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Board Members

Nai-Chang Yeh
Co-Director

Keith Schwab
Co-Director

Harry A. Atwater, Jr.
Julia R. Greer
James R. Heath
Nathan S. Lewis
Oskar J. Painter
Michael L. Roukes
Axel Scherer
Kerry J. Vahala

 

image Julia R. Greer
Professor of Materials Science and Mechanics

B.S., Massachusetts Institute of Technology, 1997; M.S., Stanford University, 2000; Ph.D., Stanford University, 2005.

phone: 626.395.4127
mail code: 309-81

Research Group |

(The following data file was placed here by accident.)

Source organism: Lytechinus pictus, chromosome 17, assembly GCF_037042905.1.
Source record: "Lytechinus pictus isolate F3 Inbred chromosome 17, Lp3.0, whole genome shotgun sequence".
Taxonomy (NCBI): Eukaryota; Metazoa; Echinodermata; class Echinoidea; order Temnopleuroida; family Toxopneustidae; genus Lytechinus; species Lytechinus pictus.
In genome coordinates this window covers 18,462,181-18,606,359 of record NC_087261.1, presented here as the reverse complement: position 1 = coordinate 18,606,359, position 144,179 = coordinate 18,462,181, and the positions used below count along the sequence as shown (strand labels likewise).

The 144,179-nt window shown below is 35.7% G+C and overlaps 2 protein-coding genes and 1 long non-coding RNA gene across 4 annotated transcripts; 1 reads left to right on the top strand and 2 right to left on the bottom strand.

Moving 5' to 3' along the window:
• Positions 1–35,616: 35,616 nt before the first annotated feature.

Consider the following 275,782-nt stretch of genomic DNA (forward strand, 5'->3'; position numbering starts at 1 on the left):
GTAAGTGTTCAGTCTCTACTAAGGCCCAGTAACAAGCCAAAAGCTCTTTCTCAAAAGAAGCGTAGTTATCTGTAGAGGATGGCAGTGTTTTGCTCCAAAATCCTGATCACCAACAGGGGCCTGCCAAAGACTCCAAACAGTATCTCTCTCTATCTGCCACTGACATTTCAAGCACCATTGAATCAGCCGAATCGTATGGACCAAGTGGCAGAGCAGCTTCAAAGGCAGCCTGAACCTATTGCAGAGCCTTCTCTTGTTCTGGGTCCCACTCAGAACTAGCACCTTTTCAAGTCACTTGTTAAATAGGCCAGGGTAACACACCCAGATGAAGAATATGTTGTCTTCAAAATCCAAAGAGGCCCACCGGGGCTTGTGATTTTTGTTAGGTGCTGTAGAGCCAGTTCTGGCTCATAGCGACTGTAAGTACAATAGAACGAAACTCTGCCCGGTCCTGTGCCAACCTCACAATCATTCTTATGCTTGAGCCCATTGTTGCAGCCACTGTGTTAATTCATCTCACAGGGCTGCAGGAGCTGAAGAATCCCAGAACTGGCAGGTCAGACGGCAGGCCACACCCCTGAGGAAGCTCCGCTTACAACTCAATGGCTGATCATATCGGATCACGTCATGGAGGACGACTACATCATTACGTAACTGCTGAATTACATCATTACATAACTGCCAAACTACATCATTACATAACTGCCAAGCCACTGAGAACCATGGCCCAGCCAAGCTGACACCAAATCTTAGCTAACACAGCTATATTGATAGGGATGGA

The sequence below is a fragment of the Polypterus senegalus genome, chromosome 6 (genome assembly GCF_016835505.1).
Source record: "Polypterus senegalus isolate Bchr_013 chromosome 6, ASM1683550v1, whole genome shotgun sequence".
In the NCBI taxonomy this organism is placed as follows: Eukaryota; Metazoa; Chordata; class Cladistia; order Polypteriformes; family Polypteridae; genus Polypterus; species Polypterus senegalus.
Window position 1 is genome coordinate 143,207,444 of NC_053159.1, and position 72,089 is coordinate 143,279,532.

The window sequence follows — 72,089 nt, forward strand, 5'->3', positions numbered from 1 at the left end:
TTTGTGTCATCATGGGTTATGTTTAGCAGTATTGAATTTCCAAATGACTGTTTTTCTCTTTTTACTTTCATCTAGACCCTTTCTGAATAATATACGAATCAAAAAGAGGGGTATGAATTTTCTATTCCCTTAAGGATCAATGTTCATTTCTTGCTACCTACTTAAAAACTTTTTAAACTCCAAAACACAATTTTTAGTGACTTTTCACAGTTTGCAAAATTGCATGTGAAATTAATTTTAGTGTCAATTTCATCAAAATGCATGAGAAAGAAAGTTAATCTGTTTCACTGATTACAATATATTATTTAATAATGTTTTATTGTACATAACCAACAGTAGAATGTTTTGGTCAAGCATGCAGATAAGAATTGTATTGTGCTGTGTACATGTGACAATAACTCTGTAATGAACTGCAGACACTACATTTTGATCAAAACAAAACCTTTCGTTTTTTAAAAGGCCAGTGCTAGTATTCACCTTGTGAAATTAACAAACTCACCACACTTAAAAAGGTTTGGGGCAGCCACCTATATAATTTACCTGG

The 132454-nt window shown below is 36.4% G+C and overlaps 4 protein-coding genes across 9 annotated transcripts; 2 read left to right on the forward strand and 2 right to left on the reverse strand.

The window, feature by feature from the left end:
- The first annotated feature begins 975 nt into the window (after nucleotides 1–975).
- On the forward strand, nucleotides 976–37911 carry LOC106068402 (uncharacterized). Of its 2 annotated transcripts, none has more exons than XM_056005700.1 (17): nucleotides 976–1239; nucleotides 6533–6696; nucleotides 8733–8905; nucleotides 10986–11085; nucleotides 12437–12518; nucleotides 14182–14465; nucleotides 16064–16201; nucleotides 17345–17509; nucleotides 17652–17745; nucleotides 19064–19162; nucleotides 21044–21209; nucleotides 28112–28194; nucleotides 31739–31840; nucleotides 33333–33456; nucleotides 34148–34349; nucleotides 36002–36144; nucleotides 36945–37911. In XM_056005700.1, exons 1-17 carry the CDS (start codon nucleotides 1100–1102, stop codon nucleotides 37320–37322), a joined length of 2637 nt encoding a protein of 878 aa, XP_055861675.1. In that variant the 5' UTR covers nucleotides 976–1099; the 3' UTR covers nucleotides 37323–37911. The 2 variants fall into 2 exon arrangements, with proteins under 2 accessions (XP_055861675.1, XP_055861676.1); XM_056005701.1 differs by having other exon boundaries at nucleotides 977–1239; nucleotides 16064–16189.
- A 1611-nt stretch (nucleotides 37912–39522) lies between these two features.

A key focus in Professor J.R.Greer's research group is the development of innovative experimental approaches to assess strengths of specimens whose dimensions have been reduced to nanoscale not only vertically but also laterally. We have developed unique fabrication techniques involving the use of Focussed Ion Beam (FIB) to "carve out" single crystal nanopillars ranging in diameter from 100 nm to several microns. Their strengths in uniaxial compression are subsequently measured in the Nanoindenter with a flat punch tip to remove the strain gradient effect from the observed mechanical response. These small pillars were found to reach strengths of 800 MPa, a value ~50 times higher than that of bulk gold. To fully appreciate the significance of this finding, one should recognize that it has been known for nearly a century that crystalline materials can be made stronger by introducing defects into them, i.e. by work-hardening (also known as strain-hardening). This concept has been fully utilized in the manufacturing of steels, super-strong alloys, and other building materials. These defects are called dislocations, and work-hardening is a result of their interactions with each other, as they multiply and require application of higher stresses to accommodate further deformation. Julia’s work demonstrated for the first time that contrary to the conventional strain-hardening, plastic deformation in single crystals at nanometer scale might occur via Hardening by Dislocation Starvation, a fundamentally opposite strengthening mechanism based on elimination rather than multiplication of defects during plastic deformation. In this mechanism, the mobile dislocations have a higher probability of annihilating at a nearby free surface than being pinned by other dislocations. When the starvation conditions are met, plasticity is accommodated by the nucleation of new dislocations rather than by motion and interactions of existing dislocations, as is the case for bulk crystals.

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